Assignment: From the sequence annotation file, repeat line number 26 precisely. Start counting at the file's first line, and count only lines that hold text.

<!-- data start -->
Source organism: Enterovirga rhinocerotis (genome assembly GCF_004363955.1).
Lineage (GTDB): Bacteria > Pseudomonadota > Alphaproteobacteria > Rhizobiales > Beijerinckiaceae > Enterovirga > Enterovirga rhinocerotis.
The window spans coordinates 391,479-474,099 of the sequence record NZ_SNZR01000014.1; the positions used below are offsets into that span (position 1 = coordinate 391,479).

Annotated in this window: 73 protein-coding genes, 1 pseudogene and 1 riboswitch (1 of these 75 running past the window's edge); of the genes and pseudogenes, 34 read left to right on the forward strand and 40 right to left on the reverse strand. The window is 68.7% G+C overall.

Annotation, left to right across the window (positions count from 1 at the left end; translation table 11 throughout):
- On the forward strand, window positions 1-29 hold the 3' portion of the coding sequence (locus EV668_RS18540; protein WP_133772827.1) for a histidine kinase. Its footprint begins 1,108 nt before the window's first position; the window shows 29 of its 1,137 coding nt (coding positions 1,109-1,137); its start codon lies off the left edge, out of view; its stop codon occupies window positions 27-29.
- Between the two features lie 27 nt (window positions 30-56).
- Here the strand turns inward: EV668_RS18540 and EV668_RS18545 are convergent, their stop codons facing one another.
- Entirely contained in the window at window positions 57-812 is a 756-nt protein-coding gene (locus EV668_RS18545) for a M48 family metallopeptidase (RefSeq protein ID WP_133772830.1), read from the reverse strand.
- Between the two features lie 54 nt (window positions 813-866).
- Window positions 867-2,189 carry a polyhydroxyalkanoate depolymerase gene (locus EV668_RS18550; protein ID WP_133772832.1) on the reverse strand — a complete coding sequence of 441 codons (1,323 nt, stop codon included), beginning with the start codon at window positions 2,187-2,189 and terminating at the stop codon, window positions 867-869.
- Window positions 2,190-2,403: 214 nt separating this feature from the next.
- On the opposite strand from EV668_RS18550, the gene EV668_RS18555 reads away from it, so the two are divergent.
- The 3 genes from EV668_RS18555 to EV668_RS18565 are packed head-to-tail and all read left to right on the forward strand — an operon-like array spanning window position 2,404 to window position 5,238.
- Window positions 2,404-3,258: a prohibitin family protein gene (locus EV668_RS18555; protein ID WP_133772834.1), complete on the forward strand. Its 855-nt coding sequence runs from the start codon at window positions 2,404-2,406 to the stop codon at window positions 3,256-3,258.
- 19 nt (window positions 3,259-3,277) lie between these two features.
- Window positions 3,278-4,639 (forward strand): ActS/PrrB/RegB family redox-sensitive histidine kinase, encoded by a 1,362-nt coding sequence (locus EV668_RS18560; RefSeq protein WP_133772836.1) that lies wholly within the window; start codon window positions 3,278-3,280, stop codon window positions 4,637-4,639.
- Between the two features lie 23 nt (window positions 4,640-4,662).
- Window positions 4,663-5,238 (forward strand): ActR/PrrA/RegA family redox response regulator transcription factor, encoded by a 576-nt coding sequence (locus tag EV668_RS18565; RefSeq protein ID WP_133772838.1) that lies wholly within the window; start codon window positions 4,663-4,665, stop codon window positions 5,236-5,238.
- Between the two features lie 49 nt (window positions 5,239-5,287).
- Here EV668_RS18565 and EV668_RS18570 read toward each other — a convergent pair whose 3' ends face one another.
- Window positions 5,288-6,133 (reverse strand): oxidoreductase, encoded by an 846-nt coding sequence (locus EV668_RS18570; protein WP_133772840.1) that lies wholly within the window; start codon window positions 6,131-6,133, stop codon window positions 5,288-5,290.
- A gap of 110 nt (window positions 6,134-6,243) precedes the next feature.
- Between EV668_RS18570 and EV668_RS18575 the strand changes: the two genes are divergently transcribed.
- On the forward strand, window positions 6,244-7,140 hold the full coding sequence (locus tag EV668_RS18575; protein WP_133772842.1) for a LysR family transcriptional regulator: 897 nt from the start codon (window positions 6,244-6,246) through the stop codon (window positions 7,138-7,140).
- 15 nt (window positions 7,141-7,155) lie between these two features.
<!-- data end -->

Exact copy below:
- 15 nt (window positions 7,141-7,155) lie between these two features.